Wednesday, November 14, 2012

A Court Victory for Sotheby's and Artist Cady Noland

"Cowboys Milking," formerly by Cady Noland
A major victory for Sotheby's and artist Cady Noland today -- the New York State Supreme Court ruled that when an artist objects to the sale of her work because that work has been damaged, the auction house can withdraw the work from auction without being liable to the would-be seller.

In September 2011, Sotheby's and dealer Marc Jancou entered into a consignment agreement to auction Noland's "Cowboys Milking," a fragile print on aluminum -- materials that don't mesh well -- that Noland had made some 20 years before.  The description of the property in the contract read "Cady Noland, Cowboys Milking," a description that was important to the court's decision.

Sotheby's estimated it would bring $250,000 to $350,000, but as the auction date approached Jancou may have looked forward to much more, since a Noland had sold at auction for about $6 million in early November.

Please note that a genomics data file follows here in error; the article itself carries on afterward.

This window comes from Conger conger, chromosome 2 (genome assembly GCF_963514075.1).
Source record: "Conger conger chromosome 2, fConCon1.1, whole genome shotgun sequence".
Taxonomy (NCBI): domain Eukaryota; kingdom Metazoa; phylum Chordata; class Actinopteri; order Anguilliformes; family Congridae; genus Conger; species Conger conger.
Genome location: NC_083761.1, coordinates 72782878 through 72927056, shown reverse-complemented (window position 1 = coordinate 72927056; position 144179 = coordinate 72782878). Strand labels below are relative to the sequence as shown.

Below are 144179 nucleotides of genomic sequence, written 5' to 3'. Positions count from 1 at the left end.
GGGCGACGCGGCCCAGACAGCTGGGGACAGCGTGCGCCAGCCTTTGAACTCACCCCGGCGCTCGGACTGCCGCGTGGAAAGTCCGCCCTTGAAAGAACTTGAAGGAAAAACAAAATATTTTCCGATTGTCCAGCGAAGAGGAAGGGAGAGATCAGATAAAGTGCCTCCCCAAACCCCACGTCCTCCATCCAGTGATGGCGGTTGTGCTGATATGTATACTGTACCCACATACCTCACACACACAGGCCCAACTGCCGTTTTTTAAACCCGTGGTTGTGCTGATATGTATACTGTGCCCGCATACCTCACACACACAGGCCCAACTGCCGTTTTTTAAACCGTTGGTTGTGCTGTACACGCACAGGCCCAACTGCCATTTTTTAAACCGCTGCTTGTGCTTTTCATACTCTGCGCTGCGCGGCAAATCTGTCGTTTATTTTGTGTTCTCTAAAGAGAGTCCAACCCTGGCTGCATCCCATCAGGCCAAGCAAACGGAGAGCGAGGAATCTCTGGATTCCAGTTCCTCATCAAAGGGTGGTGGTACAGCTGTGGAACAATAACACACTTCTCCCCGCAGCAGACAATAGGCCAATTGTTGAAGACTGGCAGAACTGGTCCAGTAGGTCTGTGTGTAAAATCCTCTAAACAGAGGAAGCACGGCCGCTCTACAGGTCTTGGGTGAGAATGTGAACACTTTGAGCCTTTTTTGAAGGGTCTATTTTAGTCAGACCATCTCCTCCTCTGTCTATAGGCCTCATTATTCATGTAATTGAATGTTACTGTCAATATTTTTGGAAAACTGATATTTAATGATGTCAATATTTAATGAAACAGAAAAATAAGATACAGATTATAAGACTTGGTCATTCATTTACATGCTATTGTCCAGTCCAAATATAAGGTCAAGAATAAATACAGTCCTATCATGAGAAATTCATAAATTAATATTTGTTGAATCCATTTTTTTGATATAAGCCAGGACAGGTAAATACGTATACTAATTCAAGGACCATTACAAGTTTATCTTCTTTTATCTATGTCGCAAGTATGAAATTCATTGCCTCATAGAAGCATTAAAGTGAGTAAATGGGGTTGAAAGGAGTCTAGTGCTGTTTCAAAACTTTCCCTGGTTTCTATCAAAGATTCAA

On November 7, 2011 Noland viewed her work at the Sotheby's exhibition that immediately preceded the auction, and invoked her rights under the federal Visual Artists Rights Act -- that is, because the corners were bent and had been repaired but not restored to their original condition, she claimed the print was materially damaged and therfore under VARA she no longer wanted it attributed to her.

She requested that Sotheby's withdraw the work from auction, which Sotheby's did.

Jancou sued Sotheby's for breach of the consignment contract and sued Noland for interfering with the contract.  Sotheby's moved for summary judgment, and the court granted that motion, ruling that since Noland had objected, Sotheby's rightfully doubted that "Cowboys Milking" could be attributed to her.

And the court went farther:  "Absent the author's name, the print was not the 'Property' listed on the . . . consignment agreement and there was more than doubt as to attribution:  there was no attribution."

Although technically Jancou's claim against Noland is still alive, "she should win," said her lawyer, Dan Brooks.  "There can't be tortious interference with a contract when there hasn't been a breach."

Image from the internet.  Text (c) Copyright 2012 Laura Gilbert